Dog care ordinances need teeth

Posted 10/25/17

Last week, animal advocates attended a county commissioner meeting to present their concerns regarding a reported occurrence of animal cruelty. A county resident had reported to animal control …

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Dog care ordinances need teeth


Last week, animal advocates attended a county commissioner meeting to present their concerns regarding a reported occurrence of animal cruelty. A county resident had reported to animal control several times that two dogs next door were tied on a leash and a chain 24/7.

Anyone who has worked within the animal challenges in our community is aware that dogs chained or tied up is a common occurrence in our county and town. Yes, there is a law in both town and county ordinances to prohibit the chaining of dogs, but it is rarely enforced for a variety of reasons, according to Taos County Sheriff Jerry Hogrefe, whose department oversees and supervises animal control.

Two reasons why people might keep their dogs chained up come readily to mind. One is that the owners do not have an enclosed yard and a chain prevents the dog from roaming off the property. Citing owners for roaming dogs is also in the animal ordinances. The reality is a law that most of us would like to see enforced where the dog is in a fenced yard and not chained can't be implemented due to the cost of building a fence.

Secondly, because of my years of working with animal abuse, I feel that even though lack of money is real, the majority of people who chain their dogs every minute of the day and night without any human contact other than to feed them (if that even happens regularly) do not feel the animal deserves or warrants more than the bare basics. Usually, you see sad, pitiful "shelters" that expose the dog to below-freezing weather. Laws for appropriate shelter protecting the dog can be found in the animal ordinance, too.

Related to the two dogs a county resident described to the county commissioners: One was a husky attached to a fence pole for four months before being put on a trolley. Specifications for a trolley in lieu of a chain are also in the animal ordinances. The trolley would constantly become tangled and the dog would be kept wound up for hours and hours and could not get to food and water. The other was a German shepherd that has been on a heavy chain since it was a puppy.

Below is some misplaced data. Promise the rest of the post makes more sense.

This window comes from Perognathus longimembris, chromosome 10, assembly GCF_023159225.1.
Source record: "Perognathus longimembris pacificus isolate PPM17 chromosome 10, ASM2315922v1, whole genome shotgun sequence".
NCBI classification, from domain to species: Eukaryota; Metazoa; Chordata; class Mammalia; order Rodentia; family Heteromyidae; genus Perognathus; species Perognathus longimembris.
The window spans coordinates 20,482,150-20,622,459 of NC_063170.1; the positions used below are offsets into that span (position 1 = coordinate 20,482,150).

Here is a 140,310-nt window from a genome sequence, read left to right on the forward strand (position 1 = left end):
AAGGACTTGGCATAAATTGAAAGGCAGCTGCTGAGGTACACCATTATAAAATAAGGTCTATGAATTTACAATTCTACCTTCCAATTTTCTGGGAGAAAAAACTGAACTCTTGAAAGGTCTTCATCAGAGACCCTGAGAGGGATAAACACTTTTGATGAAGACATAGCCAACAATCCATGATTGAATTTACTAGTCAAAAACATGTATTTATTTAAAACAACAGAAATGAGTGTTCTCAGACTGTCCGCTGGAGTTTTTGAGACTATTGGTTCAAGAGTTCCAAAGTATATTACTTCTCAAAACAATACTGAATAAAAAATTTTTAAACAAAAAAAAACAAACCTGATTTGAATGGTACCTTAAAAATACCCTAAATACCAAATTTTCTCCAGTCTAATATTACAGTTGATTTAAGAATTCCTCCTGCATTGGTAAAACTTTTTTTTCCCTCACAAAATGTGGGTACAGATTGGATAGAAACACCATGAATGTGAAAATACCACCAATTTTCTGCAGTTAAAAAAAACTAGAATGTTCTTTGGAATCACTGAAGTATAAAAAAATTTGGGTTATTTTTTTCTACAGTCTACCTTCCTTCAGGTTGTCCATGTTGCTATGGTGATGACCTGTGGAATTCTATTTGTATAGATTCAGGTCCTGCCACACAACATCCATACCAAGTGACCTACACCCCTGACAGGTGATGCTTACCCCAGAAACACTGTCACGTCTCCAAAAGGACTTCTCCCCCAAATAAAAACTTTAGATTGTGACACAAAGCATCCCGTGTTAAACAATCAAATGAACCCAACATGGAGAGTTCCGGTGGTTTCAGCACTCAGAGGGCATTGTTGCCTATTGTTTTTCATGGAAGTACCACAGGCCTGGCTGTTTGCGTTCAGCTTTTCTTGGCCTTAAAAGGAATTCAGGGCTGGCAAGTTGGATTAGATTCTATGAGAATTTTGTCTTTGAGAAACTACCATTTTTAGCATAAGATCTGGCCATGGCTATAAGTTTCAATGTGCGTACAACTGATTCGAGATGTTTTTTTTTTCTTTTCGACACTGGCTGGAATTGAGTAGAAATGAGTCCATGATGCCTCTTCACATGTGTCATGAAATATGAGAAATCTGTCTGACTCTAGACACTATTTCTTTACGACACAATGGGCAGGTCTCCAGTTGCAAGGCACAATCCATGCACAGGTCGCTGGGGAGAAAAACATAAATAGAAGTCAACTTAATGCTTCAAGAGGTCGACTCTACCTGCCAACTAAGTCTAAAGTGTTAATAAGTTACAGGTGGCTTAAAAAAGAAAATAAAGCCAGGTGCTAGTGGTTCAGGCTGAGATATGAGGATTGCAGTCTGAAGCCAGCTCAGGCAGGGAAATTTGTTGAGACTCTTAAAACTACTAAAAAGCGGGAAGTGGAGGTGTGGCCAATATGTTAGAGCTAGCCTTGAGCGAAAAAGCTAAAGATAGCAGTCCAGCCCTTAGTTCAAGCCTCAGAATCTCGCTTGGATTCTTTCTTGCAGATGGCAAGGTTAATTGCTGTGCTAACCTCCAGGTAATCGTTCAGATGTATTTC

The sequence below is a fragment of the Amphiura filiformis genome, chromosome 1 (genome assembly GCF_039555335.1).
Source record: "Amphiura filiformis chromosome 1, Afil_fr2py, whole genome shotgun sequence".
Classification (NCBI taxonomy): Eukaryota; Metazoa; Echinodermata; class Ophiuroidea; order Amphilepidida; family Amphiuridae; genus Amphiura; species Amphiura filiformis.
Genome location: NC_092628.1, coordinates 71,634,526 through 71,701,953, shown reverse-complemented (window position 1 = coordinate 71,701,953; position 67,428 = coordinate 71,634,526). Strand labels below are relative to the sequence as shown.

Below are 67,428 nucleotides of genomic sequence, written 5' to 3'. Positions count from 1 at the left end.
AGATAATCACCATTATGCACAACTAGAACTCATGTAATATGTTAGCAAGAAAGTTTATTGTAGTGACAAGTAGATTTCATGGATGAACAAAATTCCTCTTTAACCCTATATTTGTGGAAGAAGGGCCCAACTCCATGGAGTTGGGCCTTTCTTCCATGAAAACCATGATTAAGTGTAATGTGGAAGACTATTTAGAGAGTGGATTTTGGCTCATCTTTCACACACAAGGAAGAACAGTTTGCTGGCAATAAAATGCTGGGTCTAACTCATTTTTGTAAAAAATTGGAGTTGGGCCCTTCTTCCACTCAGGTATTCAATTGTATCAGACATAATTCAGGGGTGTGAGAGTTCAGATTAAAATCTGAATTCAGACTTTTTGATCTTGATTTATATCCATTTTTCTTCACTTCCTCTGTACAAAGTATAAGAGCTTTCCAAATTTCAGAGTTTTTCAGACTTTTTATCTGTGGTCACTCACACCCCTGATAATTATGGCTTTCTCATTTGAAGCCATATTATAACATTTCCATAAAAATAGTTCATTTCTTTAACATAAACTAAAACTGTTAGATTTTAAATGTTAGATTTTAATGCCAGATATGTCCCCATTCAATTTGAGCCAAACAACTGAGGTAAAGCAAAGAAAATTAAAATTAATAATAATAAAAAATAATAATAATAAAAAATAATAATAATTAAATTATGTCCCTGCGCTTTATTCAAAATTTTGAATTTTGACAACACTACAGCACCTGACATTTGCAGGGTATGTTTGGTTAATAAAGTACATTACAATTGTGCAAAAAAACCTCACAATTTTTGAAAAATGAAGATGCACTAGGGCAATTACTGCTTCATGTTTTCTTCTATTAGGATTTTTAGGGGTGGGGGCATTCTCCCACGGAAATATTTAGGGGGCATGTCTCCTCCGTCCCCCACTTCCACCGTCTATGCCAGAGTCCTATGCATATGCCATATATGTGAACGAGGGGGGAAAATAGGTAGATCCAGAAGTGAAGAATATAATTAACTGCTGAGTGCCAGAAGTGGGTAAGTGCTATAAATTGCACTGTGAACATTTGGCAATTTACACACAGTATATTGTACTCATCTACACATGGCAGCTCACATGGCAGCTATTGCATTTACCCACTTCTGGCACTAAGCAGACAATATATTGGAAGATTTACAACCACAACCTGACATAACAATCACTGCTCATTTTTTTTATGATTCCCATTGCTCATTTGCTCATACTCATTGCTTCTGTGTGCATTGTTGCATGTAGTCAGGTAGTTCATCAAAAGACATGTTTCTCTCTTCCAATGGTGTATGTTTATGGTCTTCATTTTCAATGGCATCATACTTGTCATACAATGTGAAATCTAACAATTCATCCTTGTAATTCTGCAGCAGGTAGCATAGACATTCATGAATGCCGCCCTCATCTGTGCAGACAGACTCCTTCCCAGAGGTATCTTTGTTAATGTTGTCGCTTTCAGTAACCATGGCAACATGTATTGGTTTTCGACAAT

Enforcing these animal laws comes down to the judgment of the animal control officers and the sheriff. They must have a court order before they can remove animals.

The neighbor woman called me frantically one night after calling dispatch and attempting to get a deputy over, as she had just observed the neighbor hitting the shepherd with a board. The beating was taped with full audio and visuals by the neighbor.

Hogrefe responded the next day and left without seizing the dog after the owner told him the two dogs had gotten into a bad fight and the shepherd was the aggressor.

The neighbor brought animal advocates to the next county commissioner meeting to report animal abuse and five details to the commissioners. The sheriff was there to explain the reasons the dogs have not been seized.

The sheriff's animal control officers did issue a citation to the owners for a court date, which is Dec. 6. Meanwhile, these dogs need to be kept in a humane way and given good shelter for the coming freezing weather.

Thank you to Linda Sanchez, a town of Taos animal control officer, for offering straw bales for the dogs' shelter.

Thanks to the neighbor who called, these people are now on the "radar." I will be at the hearing on Dec. 6.

And thanks to the county commissioners for listening with compassion and scheduling a meeting with the sheriff's department and animal advocates, who will attend a meeting to be announced in the near future.

Also, thank you to Cindy Lucas, new director of Stray Hearts Animal Shelter, for taking the time to attend the commissioner meeting and observe.

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